Washington Foreign Press Center Briefing on the “Elections 2020 – The Role of Federalism in the U.S. Electoral Process”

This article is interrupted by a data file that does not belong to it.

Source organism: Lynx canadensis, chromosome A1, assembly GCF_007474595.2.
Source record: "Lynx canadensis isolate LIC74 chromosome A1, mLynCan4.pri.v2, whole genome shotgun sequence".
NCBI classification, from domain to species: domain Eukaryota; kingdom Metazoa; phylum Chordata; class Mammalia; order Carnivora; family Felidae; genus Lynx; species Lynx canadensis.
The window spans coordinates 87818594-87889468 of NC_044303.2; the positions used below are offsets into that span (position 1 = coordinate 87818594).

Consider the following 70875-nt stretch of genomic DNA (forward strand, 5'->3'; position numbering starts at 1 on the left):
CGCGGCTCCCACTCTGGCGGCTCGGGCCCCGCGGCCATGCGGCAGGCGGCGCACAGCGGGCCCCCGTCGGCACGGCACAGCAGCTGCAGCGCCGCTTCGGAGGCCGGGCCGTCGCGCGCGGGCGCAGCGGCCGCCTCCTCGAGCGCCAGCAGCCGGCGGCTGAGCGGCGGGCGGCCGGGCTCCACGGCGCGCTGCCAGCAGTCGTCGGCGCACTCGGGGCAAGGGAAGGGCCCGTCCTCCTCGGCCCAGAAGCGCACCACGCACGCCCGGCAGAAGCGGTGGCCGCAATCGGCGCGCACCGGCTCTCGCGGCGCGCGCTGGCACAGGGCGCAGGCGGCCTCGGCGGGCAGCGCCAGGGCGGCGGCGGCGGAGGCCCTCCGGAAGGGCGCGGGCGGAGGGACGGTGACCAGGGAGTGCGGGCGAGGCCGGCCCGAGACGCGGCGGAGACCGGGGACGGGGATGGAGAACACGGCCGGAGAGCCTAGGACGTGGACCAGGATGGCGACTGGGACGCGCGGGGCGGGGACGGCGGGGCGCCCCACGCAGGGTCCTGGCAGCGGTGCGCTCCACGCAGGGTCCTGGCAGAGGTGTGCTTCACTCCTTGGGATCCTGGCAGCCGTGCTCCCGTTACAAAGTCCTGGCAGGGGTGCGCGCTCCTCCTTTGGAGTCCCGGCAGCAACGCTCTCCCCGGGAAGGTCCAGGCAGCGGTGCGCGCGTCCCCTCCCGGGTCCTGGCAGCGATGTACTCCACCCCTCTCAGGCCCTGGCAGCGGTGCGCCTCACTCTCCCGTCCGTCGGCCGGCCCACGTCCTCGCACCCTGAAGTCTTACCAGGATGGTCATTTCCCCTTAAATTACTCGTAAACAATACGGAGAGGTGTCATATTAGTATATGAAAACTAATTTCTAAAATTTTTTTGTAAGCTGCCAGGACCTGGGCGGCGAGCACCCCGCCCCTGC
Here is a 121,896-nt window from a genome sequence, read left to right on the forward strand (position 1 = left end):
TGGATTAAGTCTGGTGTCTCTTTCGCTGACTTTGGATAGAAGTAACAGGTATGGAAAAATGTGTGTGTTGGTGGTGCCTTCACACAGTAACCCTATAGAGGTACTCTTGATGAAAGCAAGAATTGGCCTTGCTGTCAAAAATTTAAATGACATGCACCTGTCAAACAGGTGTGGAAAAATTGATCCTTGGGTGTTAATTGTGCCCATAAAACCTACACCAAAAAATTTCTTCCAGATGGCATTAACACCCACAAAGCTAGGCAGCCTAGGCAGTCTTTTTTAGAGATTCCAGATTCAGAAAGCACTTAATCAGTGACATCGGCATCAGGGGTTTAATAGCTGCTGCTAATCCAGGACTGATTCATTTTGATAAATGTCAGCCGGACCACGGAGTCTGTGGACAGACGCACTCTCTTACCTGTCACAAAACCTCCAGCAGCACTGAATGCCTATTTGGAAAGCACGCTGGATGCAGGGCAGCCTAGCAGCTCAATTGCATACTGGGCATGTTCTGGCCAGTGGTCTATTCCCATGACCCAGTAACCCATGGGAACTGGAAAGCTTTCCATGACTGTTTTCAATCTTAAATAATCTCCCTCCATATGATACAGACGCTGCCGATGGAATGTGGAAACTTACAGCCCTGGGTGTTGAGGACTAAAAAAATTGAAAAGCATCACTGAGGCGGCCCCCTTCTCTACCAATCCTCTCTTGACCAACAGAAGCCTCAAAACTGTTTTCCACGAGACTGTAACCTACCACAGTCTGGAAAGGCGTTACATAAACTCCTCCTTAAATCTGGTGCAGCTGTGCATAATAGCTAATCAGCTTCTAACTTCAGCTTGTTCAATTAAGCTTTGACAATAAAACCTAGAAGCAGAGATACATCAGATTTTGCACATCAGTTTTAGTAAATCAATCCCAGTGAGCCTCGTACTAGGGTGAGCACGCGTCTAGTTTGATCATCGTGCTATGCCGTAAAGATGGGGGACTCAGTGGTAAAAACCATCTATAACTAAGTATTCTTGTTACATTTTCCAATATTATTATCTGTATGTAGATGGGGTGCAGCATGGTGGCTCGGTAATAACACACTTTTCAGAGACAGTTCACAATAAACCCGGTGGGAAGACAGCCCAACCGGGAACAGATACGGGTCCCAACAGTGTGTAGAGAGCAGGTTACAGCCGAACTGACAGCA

Good morning, everybody. My name is Olga. Bash Bush. I am the acting deputy director of the Washington Foreign Press Center. I want to welcome you today for this on the record zoom briefing on the role of federalism in the US electoral process. This briefing is being live streamed on the Foreign Press Centre’s website, which is f p c dot state dot gov. We will produce a transcript and video after the briefing and post them on our website. If you publish a story as a result of this briefing, please share your story with us by sending an email to D. C F p C at ST dot gov. Just a couple of things to keep in mind. While using Zoom, we have muted all the participants. Please ensure that you have clicked on the participant list, hovered or over your account and changed your account. Reflect your name and news outlet. This will help us during the question and answer portion of the briefing. Our briefer, Mr Akram Elias, we’ll give short opening remarks. Then we will open it up for questions. If you have a question, please go to the chat box. There is a feature that allows you to virtually raise your hand. At that time, we will a mute you and turn on your video so that you can ask your question. And with that, I’m honored to deuce and to introduce Mr Akram Elias, co founder and president of Capital Communications Group Inc. Mr. El IUs has 35 plus years of professional experience in the field of international relations, public diplomacy, cultural intelligence, strategic language services and communications strategies. Mr. Elliott’s has a profound knowledge of the American system and structure of government. He will provide a brief history of the American form of federalism, put our system into context and explain how it affects Americans daily lives and, most importantly, their vote. Mr. Elliot is also a frequent briefer with the US Department of State’s International Visitor Leadership Program. A link to his impressive biography was included in the media advisory we sent you. And with that I will pass it on to Mr L IUs. Thank you for joining us today and helping us relaunch our US elections. 2020 programming. Mr. Elia’s. Thank you, old. I appreciate it. And good morning. Afternoon. Evening to all of you are joining us from around the world. It is indeed a great pleasure at an honor to be with you. And please feel free to call me Akram. That’s my first name. We tend to be less formal, quickly move to using first names, so feel free to do so when it comes to the Q and a part. I’d like to take a few moments in the beginning to share with you some some foundational concepts regarding how federalism operates in the United States and most importantly, how that impacts elections in this country being the 1st 1 fundamental thing I’d like to share with you. And I ask you kindly to keep it always in the back of your minds. The in the United States, there exists no national central government. This is fundamental to always keep in the back of your minds. So the U. S. Government is not a national central government. It is referred to in this country as being one thing and one thing only. It is a federal entity created by the States and the people’s off the states. And as you may know, we do have 50 states today in this country. So the U. S. Government is a federal entity created by the states and the peoples of the states originally 13 today, 50 in order to help the states manage the affairs off their union. So this is a union off states. And keep in mind that the states and the people’s off the state’s managed the affairs off their union through a Congress off states that is convened every two years in the federal capital of the United States. Washington D. C. So Congress is not a national parliament. There is no national parliament. For the United States, Congress in English means conference instead of being a Congress of Teachers, the Congress of Engineers, Congress of workers, off Farmers. This is a Congress of the United States Congress of States, so the states could meet through a congress to manage the affairs of their union. So this fundamental concept I kindly ask you again to keep it in the back of your minds as I proceed. And I’d like to share my screen with you using some slides to help me as I present to you, those fundamentals on at this stage. Let me go there on I want to see from you. If you are, at least somebody can tell me whether you see that first laid on the screen. We do Mr Elliot’s. It is on there. Perfect. So now I can move. So let me describe very quickly a little bit this non centralized system. So the U. S. Government is a federal entity. If you’re looking at your screen here on the left hand side, the U. S. Government is a federal entity created and managed by the States to enable the states to govern fundamentally for sovereign domains. I call these the sovereign powers off the U. S. Government. My sovereign. I mean, no state by itself can make laws or policies in any one of those sovereign areas. Thes sovereign policy areas must be governed. These are keywords must be governed by the 50 states always together, never separately and only federally meaning using U. S. Government or federal meaning institutions. And the four are in order of importance. First is the defense policy of the United States. That is the number one responsibility off the Congress of the state’s every two years. It is to establish policy and funding for the defense off their union. Second is monetary policy, not economic policy piece. Keep in mind when it comes to economic policy that is fundamentally managed at the state level monetary policy, meaning the governance of the common currency, the dollar. That is why we have a Federal Reserve that governs the dollar. But there is no federal Department of Economy, no federal Department of Planning, no federal department off industry, no federal Department of Development, because thes economic development arenas are fundamentally under state controls. The third fundamental sovereign power that the 50 states must govern always together, never separately and only federally is their foreign affairs. And by that I mean all types of formal relations that may exist between the Union of the States as one body is one entity and the rest of the world going out to the world or coming in from the world. So that includes, obviously, foreign policy, international trade agreements, things like immigration, border control. I actually excuse me duties, um, tariffs, etcetera, And the last sovereign domain is the regulation off trade or commerce between the 50 states. We So we call that interstate commerce we want tohave free trade within the Union And now, my dear friends, every other policy domain outsized these four sovereign areas. Okay, everything else Education, health care, economic development, internal security, energy it doesn’t matter. Everything else falls immediately automatically under the powers off the 50 states that comes now to right side of the screen. The state powers. And this is based on the 10th Amendment off the U. S. Constitution. The 10th Amendment is, in fact, Article 10 off what we call the bill off rights. So it basically says, As you can see, all powers not delegated to the United States by the Constitution nor prohibited by the states are reserved directly to the States. So the states and the people of the States may decide to basically do other things together using the federal government. But what they must do first and foremost, is governed Those sovereign arena’s. Now, why do the States do share powers you? I’m sure you’ve heard about things like Obamacare. You’ve heard about education Every in fact, today I can tell you that the 50 states collaborate, cooperate federally in every policy domain you can imagine. So why do they do that? Why is that so important? And Now we look at the bottom part of the screen to the left hand side. He is one thing very important in this country, things like civil rights. You may recall the ugly history of the United States slavery, that horrible cancer that led to a civil war to extracted with the 600,000 Americans died between 18 61 and 65. Slavery was abolished. But even after that, the cancer basically metastasize, using here a medical expression and spread in a different form. We called it sank relegation, like apartheid in several parts off the states for another 99 years until 1964. Because civil rights are not one of the four sovereign domain areas, each state prior to 1964 basically legislated regulated civil rights on its own. So some states fought discrimination. Other stage states, institutionalized, legalized segregation, institutionalized discrimination on the basis of race. So in 1964 the Congress off the state’s past for girl civil rights law, U. S federal US civil rights law basically stating that we agree that there should be no discrimination on the basis of race, So civil rights legislation was adopted federally that means if you look now at the right side of the screen, the bottom part, right? So how do these states handle those rights? Those rights become minimum mandatory, so each state now can give more rights, can give additional rights, can give greater protections but can no longer lower those. So that is the new minimum threshold that is important to have the country move forward without centralization in an area such as individual rights. The second very important area for why they choose to collaborate federally is to provide minimum access to every citizen of this country across the 50 states. I’m giving as an example here the Americans with Disabilities Act. So the Americans with Disabilities act again. Each state regulated access. How do people with disability? Let’s say somebody on a wheelchair. What we’re really their minimum access to access public buildings, you know, office space, parking, bathrooms, etcetera. Well, in 1990 the 50 states, through their Congress, passed the Americans With Disabilities Act to basically say this is the minimum access that we agree to impose on ourselves. Each state that imposes it within its own territory. Again, states can now provide greater access but no longer lower access. And the third fundamental reason for federal collaboration is to establish minimum standers. Take, for example, the environment. You know, if we wanna have environmental protection, wanna have food safety? All these things fall under the domains of the 50 states. But shouldn’t there be some minimum standards of the 50 states constantly, Congress, after Congress, pass federal laws think this is the minimum protection we’re going to impose on ourselves again. States can now raise the protection, for example, in a state like California. They decided, for example, to combat global warming that all industries that produce greenhouse gases within the state of California must reduce must reduce their emissions by an additional 10%. In other words, it’s a stricter standard 10% on top of what the federal minimum standard is and when state raises the standard. State law is supreme in that state. Because federal law is not national central, it means in the area of collaboration, minimum standard and last very important reason on mentioned here, the most important reasons for federal collaboration. Of course, there are a few others, but the fourth major reason is to collaborate in the budget area, using portions off the federal budget to invest in research and development. TOE helped build capacity whenever they raise standards. For example, in the area of education, now you need teachers that need to be trained to raise their capacity, their ability to meet these new standards. So parts of the federal budget are then allocated to the states to help in building that capacity to doing R and D. This is where you see a big role of the federal government and investing in the kinds of technologies kinds off in specific areas constantly aimed and how to advance the economy for all the 50 states forward. And that means that states, through that federal collaboration in the budget area, become more interdependent on one another. All right, let me move to the other quick aspect. Here it is decentralization, So non centralization governs the relationship between the 50 states and the U. S. Government above. Now we have 1/3 level of government below the states. It’s called local, so each state decentralized, decentralized by delegating to local government powers. And in this case, I’m just mentioning some of the key types of local government counties cities, districts, towns. To these are different forms, different types of local government and fundamentally, local government. In the United States today we have more than 89,000 local governments, 89,000 local governments. Their fundamental responsibilities are having been delegated to them by the respective states. They are school on school education. This is why there is no national curriculum for public school education in the United States. Second, law enforcement. That is why there is no national police force for the United States and no National Ministry off interior or internal affairs. With the national centralized security system, law enforcement is fundamentally state government responsibility. Of course, the state’s collaborate federally in law enforcement for the reasons I mentioned earlier, but it is fundamentally the responsibility. But instead of keep pickin centralized within each state, each they decentralized and delegated that to their local government. This is why you hear about, for example, New York City having its own 35,000 to 40,000 police force headed by a commissioner who is appointed by the locally elected government off the city off New York, and they are funded their salaries. The budget come primarily from the local budget, so taxation is also decentralized, and the third very important responsibility off local government is economic developments. And it is at the local level that you will hear primarily off public private partnerships between civil society, the business world and the locally elected government working three way together to think together how best to develop their locality. So I mentioned all this background to you now to bring into elections. Therefore, since we have three distinct levels off government because of this non centralized and decentralized form of government, we have obviously non centralized and decentralized elections. It goes without saying so. At the federal level, we have election laws. Thes election laws basically governed the eligibility. Who is eligible to run for office at the federal level, For example, if you want to run for as a member of the U. S. House of Representatives in the Congress, you need to be happy. 25 years old, standard three years old. Okay, These are federal eligibility requirements. When the election states What are limitations? Where are the regulations governing the actual practice? Excuse me? An execution off the elections. What about campaign finance laws? All these are federal state governments because each state is pretty much autonomous within the union. It has its own laws now governing the same areas, plus voter registration, campaign finance and their level. Primaries and caucuses, Primaries and caucuses are governed at the state level and then, obviously because of decentralization with within each state. So these 89,000 local governments have their own now systems off government elections and regulations as delegated to them by the respective states. On lastly, you have the role of political parties. Political parties do play a very important role in establishing the laws and regulations within each state when it comes to elections. So how are nominations done? How is it a candidacy? How does one become a candidate for office and that is going to vary from state to state and from party to party? Okay, how are international committees etcetera? So now apocalyptic about federal elections. At the federal level, we have the truth, big areas. I’m going to focus on the U. S. Congress. The US Congress is I mentioned is basically a conference off states for a period of two years. Once the two year period ends, the Congress is dissolved, its finished. The agenda is over. Come, let’s say January, for example. We have elections coming up now in November. So in January 2021 you Congress will be convened for another two years with its own agenda. What is the objective here is in the Congress is to create a system of checks and balances between the rule of the people and the rule of the states. That is why in the Congress we have two types off delegates, representatives and senators. Representatives are elected proportionally to the size of population, more people, more representatives. So California, for example, being the most popular state has excuse me, 53 representatives state like Montana, has only one. You have to have a minimum off one eso and the idea is in order to get the majority vote in the House of Representatives, you must have the majority off the people because representation is based on population. But we have a second category of delegates gold senators. And why that second category? Because we’re not the Republic off America. We’re not the Republic off. The people of America were the republic off the United States of America It’s a union of states, so we must have the rule of the state’s check and balance the rule of the people. So in the Senate, each state, no matter what the size of its population, is a huge California has two senators and very small populated. Montana has also two senators, 50 states. That gives us a total of 100 senators now very important no federal legislation and be passed by the Congress nothing in the federal budget and be passed by the Congress and sent to the president to execute unless and until a majority in the House, meaning the majority of the people and a majority in the Senate, meaning the majority off the states both must agree using the same exact language before that piece of legislation or budget are sent to the president. This is too forced again the checks and balances between the majority of the states and the majority of the people. Which brings us now to the president. Why is the president elected the way today? He one day she why the president is elected the way he is? Well, it’s the same objective we need to create systems of checks and balances between the rule of the people on rule of the states. If the people elected directly the president than big states like California could controlled basically the presidential elections. As a result, the other states would start feeling basically slighted. And this may lead to secessionist movements, forms off rebellions. And we I would like to avoid those. So the checks and balances helps us keep the union together. And so how can we do this balance? Here’s what happens. Welcome to the Electoral College. So the people in each state vote vote in their state to choose whom they prefer to be president. So once the majority, let’s say off, Californians voted like in the last election, 2006 16 for the president, the majority voted for Secretary Hillary Clinton. The majority of Californians have basically ordered ordered their state California toe elect her, which means that California gave her its 55 electoral votes period. It doesn’t matter how large or small the majority vote she won. She could’ve won by one vote. She won by more than two million votes. It didn’t matter. California was ordered by its people to elect her, giving her it’s 55 electoral votes. So now what happens? This happens in each one of the of the 50 states, and the total number of electoral votes in the Electoral College is 538. So who becomes president? Is the person who wins, not the majority off the total votes off the peoples of the 50 states? No, that is irrelevant. It is whoever wins the majority off the electoral votes off of 50 states. And that means 270 simple majority fivethirtyeight divided in half plus one. And if you look now at what happened in 2016 Donald Trump got 306. He needed 270 to become president while Secretary Clinton got 232. You become president off the United States, not off the people, by winning the majority off the state’s not the majority off the people. One last thing I mentioned and then I will shut up because there is another very important system of checks and balances at the federal level, and that is that has to do with the federal courts. I’m not going to speak much about the federal courts except to mention that federal judicial branch headed by the U. S. Supreme Court is extraordinarily powerful. And he checks and balances the president and the Congress and the idea being we need the rule of law to check and balance the rule off the people, the rule of the states, the majority interest, the national interest versus individual rights. And here we have few statistics about the number of federal courts. And with this, my dear friends, I thank you. And now I am. Viewers will stop sharing my scream. Thank you so much, Mr Adalius. Now we’re going to open it up for questions the way that us The question is, if you go to the participant list, hover over your name and there is also an option to raise your hand virtually I am surprised. There are no questions. This is a very unique system. What we do. We have one from Alex from Azerbaijan. All right, we’re going to un meet you and turn on your video. Yes. Hello? Okay, Casey, me and hear me way. Good morning. Great to see you today. I’m good morning, Azaleas. My name’s Alex. Raffle on deficit. Just independent newsagents. it’s run. My question is about off election. There’s so many things that can go wrong. If if the events off last few years are an indication, we have disinformation, foreign interference all affected 2016 elections, and now we have to pandemic. And there are talks about alternative watching methods such as I’ve heard about Male wanting and wanting, etcetera. The question is, how should the federal government officials and local leaders confront close challenges? And how can we avoid the myriad off problems that could affect the elections? Thank you much. Oh, well, thank you very much for this very perceptive question, Alex. Well, I guess this is what everyone around the country at the state, local and federal governments are are dealing with. This is not new. First, let me say this is not new to to the United States. What is really different today compared to as a student of American history, I look always at the longer spectrum of things. Can you imagine elections during the Civil War? Can you imagine elections, you know, during the Vietnam era and the turmoil of the sixties when cities were literally earned, You know where you know where I worked Washington, D C really suffered some tremendous, you know, turmoil, all kinds of things you can imagine. Um, what is obviously very different today is that we live in a 24 hour news cycle. It’s instantaneous, and things can be further amplified. And eso increasingly what is happening in this country. It’s gonna take a little time, so this is a rough period. But increasingly, people are being basically advised, and they’re realizing that they need to take some distance. They need to really take some distance away from this instantaneous or so they can process information. There is a huge difference between data and knowledge, and today we live in this big data environments. So I call it the Fog. The fog of information. Okay. What is true? What is not true? What is room and what It’s fake? What is real? Oh, my gosh. Now practically speaking, the states and the end at the federal level as well We have dealt with various forms off conducting the election, including doing things by mail, going all the way back to the Civil War era. So it is not again, something totally new. What is definitely different is that we’re dealing with technology. We’re dealing with the ability, as you mentioned off interference from the outside. I can tell you since the 2016 election, there are all kinds of measures that have been put into place. I cannot tell you I cannot. No way anyone can guarantee that things would be flawless. No, but states working together with the federal government. This is an area where they collaborate. If you recall, I mentioned, the four major reason for collaboration outside of the sovereign powers is to build capacity. So there’s been a lot done and more is being done to help build capacity to ensure the integrity off elections are there. Covet 19 is something that is really hugely unknown factor in how to deal with that. So states are right now experimenting with different ways. Let me explain how they’re collaborate. They collaborate not only through the federal, with the federal government and through the federal gun. They collaborate directly among themselves. There is a conference of governors. There are regional conferences, and there is a national conference, you know, off association off governors off the United States. They have standing committees and subcommittees including things that focused on elections so they can exchange best practices. Learn from one another. So we avoid centralization by enabling more creativity, you know, risk taking eso. We can constantly experiment the ideas of their 50 laboratories to experiment with experimentation. You have higher risk. So that’s a cost we pay to keep things always moving forward through a healthy environment of competition. By Excuse me by experimenting. So a lot of these things are taking place. But I cannot predict the future. And I cannot tell you what may or may not happen, but definitely people very smart people are putting their brains and energies together to figure out how they can preserve the integrity off the elections with this added covert 19 child. Thank you. My pleasure. Thank you so much for that question. We will now go to Elena. Let NSA we will be a muting you and turning on your video so that you can ask your question directly. Hello. Good morning. Um Akram, I wanted to ask about the mail in voting and especially, what can the parties the political parties do to make it more difficult or even to help? It happened because we know that voting system is made really regulated by local governments and state governments. But what are the legal parties? Um, what are their first to interfere in this? Thank you. Sure. No, thank you very much. Elena. Nice. Nice to meet you too. Um, as you mentioned it is state state laws and local laws that really regulate and govern How these elections going to take place, including, you know, male in elections, Absentee Bowers as well as Malin. Now what parties can do and what parties are doing. And that is again being done in different ways across the 50 states. But there’s always the idea off partnership when it comes to elections in this country, it is fundamental toe. Have the major stakeholders the major stakeholders, be part of the process? Were these the major’s first and foremost civil society? And that is why in every election, no matter where it takes place, there are observers that come in representing, you know, different civil society groups to make sure they’re there to make sure that the integrity off the election is preserved. That for the purpose of transparency you hear, for example, about the league of women voters, you know, which is organized in all 50 states. This is the women who want to make sure that basically elections take place. That second part of civil society is that each and every citizen in this country is encouraged to and is invited also to play to play the role of a judge on election judge, for example, I was invited. I got the invitation from my local area. Say, would you like to be and volunteer your time to be an election judge? This is to give ordinary citizens not just organized civil society groups, ordinary citizens to play that role of the judge in order to make sure it’s the and thirdly and third very important stake holder are the political parties. So the parties have their own representatives there also because and that’s the idea. You involve the major stakeholders. So it becomes much more difficult for people to say there were irregularities. People would see the irregularities if they all participated. And it’s the same thing that is taking place now. Eso when these you know Mel in, comes in. How are they gonna be comfort? Who’s gonna oversee that? How do you ensure the the integrity and security off the off the place there being collected etcetera. Okay. And I would like to echo what Mr Elliott said. I have been a volunteer for the last six years here in Virginia. I’m just a regular election worker. Um, and that means that we receive training and its regular everyday citizens that are at each polling station. Um, I was also an election worker during the 2000 and 16 election, and I again echo what Mr Elliott said. We had a representative from the Republican Party, a representative from the Democratic Party. There is a representative from the Green Party, and there was a member of civil society that were there with us the entire election day and observed the entire election in my polling station. And when it was time Teoh, when voting ended and we were turning off the voting machines and we were counting the votes, I had four people watching me. A close the voting machine with a fellow volunteer. So everything is very secure. Everything is observed, and all the volunteers receive training. Um, at least in northern Virginia, if there is ever any question election workers can call a central telephone line and they will give get specific instructions if there’s some sort of issue with the voting machine. But everything that Mr Elliott said is I I can confirm that because I lived it and I participated. And I also want to mention that mail in voting, um, has gone on for many years. Um, I have been with the State Department, Um, now 16 years and 10 of those years I was overseas, So I have voted in all of the elections, but be a male, So that is something that is very common. E. I have any questions about again the mailing, voting and absentee voting. There is a little I know in the news people that think that there will be no neutralization off the voting off the absentee voting or mailing. So what are we talking here about? And again, are the political parties involved in the neutralization of us? Let’s see if I got it correctly. What you what you’re hearing about are basically people expressing loud basically concerns or skepticism or worries, and that is quite human. There are people whenever you’re faced with an unknown first most people don’t pay attention to history. So they think what is happening today. This is this is this is it. This is the end of the world and, you know, God, we were seeing problems like I’ve never seen before. All what it takes is for people to take a step back a little bit and look at history and see that these are recurring phenomena in humanity, no matter what country where it is. In other words, whenever a human being faces the unknown or insurgent e anxiety, consent fears and that ignorance plays into this mix, and then when you have freedom of speech, people can express themselves obviously more openly about their fears and anxieties of people may say, you know, the vote may be neutralized here. The vote may be compromised, their etcetera. That is, if I’m getting correctly your your question. So that is, that is quite normal toe happen, and what you’re seeing are educational efforts, people who are trying to basically come back and say, Well, wait a second, let’s dissect this issue. 12345 So lets put things back into perspective. Let us as Franklin General Roosevelt way back when the country faced against this. I’m using that as an analogy because we covered 19. What is happening in the country today with the anxiety is not only about health but also the economy and the future outlooks. How long this thing is gonna last, etcetera. So I’m comparing a little bit to the thirties because of the Great Depression and so so many people that became unemployed and fell into severe poverty. And the main idea Waas, my FDR, Franklin Delano Roosevelt appealing to the American spirit to the people by telling them the only thing we have to fear is fear itself. So what is happening right now in this country? Our efforts grassroots across the country, trying to say, OK, let’s not let fear control us. Let’s dissect the problem. Let’s approach it scientifically and rationally and mitigate. Let’s not reject, totally reject when people express their fears. Even if those fears may sound to you as irrational or not well founded, it is very bad to dismiss because perceptions as we all know, our reality for the people who hold those perceptions. So there is a difference between perception and fact. Facts are reality, but so our perceptions. So it’s important not to dismiss but engage in conversations and in mitigating, you know, those potential threats. Thank you. What? Could? All right. Um, Claude, please go ahead. We’re going to meet you and turn on your video. We can hear you, you know. Yes, sir. Okay. Um, hi. Thank you for doing this. My question to you is fida rallies when it works. It’s fine. Uh, when it doesn’t, it might be a little bit. Countries. I’m talking about the panda. Me. Uh, the United States doesn’t have a national strategy. And why Iraq is doing better than we do. It’s because they’re varies National strategies. Government said, Do this, Do that with old the states. You together this patchwork of what you see, Uh, some states where mass? Some dope on. And so how do we see how can in a period of crisis, how can we use the federal Isma in a productive way in a positive way? Well, thank you very much for this yet another very perceptive question. Clothes appreciate it. It’s let me give you Of course, I’m giving you my perspective. You can hear different perspectives, obviously, by speaking toe other American experts. You know, in American government, my perspective is always the following. Whenever a choice is made, there are benefits and there are costs. In other words, an ideal choice doesn’t exist in the world in which we live very much of a realist while an optimist. In other words, I can. I believe that we can change the reality, but we cannot basically ignore reality, so we have to start with that. So the choice that we made with federalism, the benefits of it, are tremendous. And they have proven they have proven over 200 more than 200. You were approaching 250 years. By the way. That is in 2026. About 5.5 years would be, you know, 250 years off this experiment, if you want that started back in 17 76. So the great benefits are the idea that there were 50 laboratories. There is risk taking, as I mentioned earlier, but that keeps the economy keeps the country moving forward. In other words, whenever there is a major setback, you typically see the United States coming out of the set back much more quickly. As a result off this experimentation, the cost we pay is that when it comes to the federal collaboration federal collaboration to establish something like a nationwide strategy dealing with something like over takes longer to put together while experimentation is taking place. So there is a cost that is incurred whenever you have gaps like these. Now, one thing definitely was missed. And I can tell you as an as an expert, watching the system was missed in this country is that we did not learn from what happened several many years ago with the Department of Homeland Security and the Department of Health and Human Services have looked at put in, put a lot of studies, and a lot of money was put up collaboration in anticipation for prevention purposes. Okay, were put in in case off. For example, what if there was a biochemical, you know, attack already big incident in this country. How do you deal with something like that or a bacterial? Think nobody was thinking necessarily off of it. Although experts were predicting that something like over 19 was gonna happen, it was a matter of Wen because that is again the cycle off of humanity. So all these studies were done. Unfortunately, things we’re not put in place to really carry through on those. And that took place over both Republican and Democratic administrations. Because priorities, we’re we’re diverted to something else s. So I think there’s a huge lesson here that moving forward. Once this thing is into place, they’re gonna put it together. But short answer is it is It is a shortcoming right now and you’re feeling it that way. And the United States may not be doing a fairing as as well as some others are, but that is part of that institutional cost. But when it comes to post post, this federalism is gonna give it the energy and the dynamism to move forward. Because once you are once you deal with the health matter, you know there was once a vaccine is developed and once the developer and it seems like now, with all this experimentation and again, the competition here is quite helpful in this regard. Once this vaccine, which appears to be we’re headed towards by early next year at the latest march, they saying on once you’re able to vaccinate at a mass and global level. You’re dealing now with the post post over 90 economic recovery. How are people going back to work? What is going to happen? This is where federalism in the United States is going to show its tremendous positive ability. He goes, you’re gonna have 50 economies are gonna turn themselves in at a different pace at a different ways, and they’re learning from one another, and that will help the country in that phase recover much more quickly. That is a prediction I can make. Thank you. My pleasure. Are there any final questions for Mr L IUs? All right. I guess there aren’t so, in conclusion, Mr Elliott’s thank you so much for sharing your expertise with us today to our participants. A transcript on a video will be posted to our website f p c dot state dot gov this afternoon. If you publish a story as a result of this briefing, please share your story with us by sending an email to D. C F. P C at ST dot go. I also want to encourage you to join us tomorrow. August the sixth at 2 p.m. Eastern Standard time for our briefing on the 1/100 anniversary of the 19th Amendment ratification in the United States that granted women the right to vote. Our briefer tomorrow at two PM will be Notre Dame. Professor Christina will break. If you are interested in participating in tomorrow’s briefing, please send an R S v P email to D C f p C at ST dot gov. Thank you all and good afternoon. Thank you. We’ll go. Thank you. Thank you, Mr Julius. My pleasure. Thank you.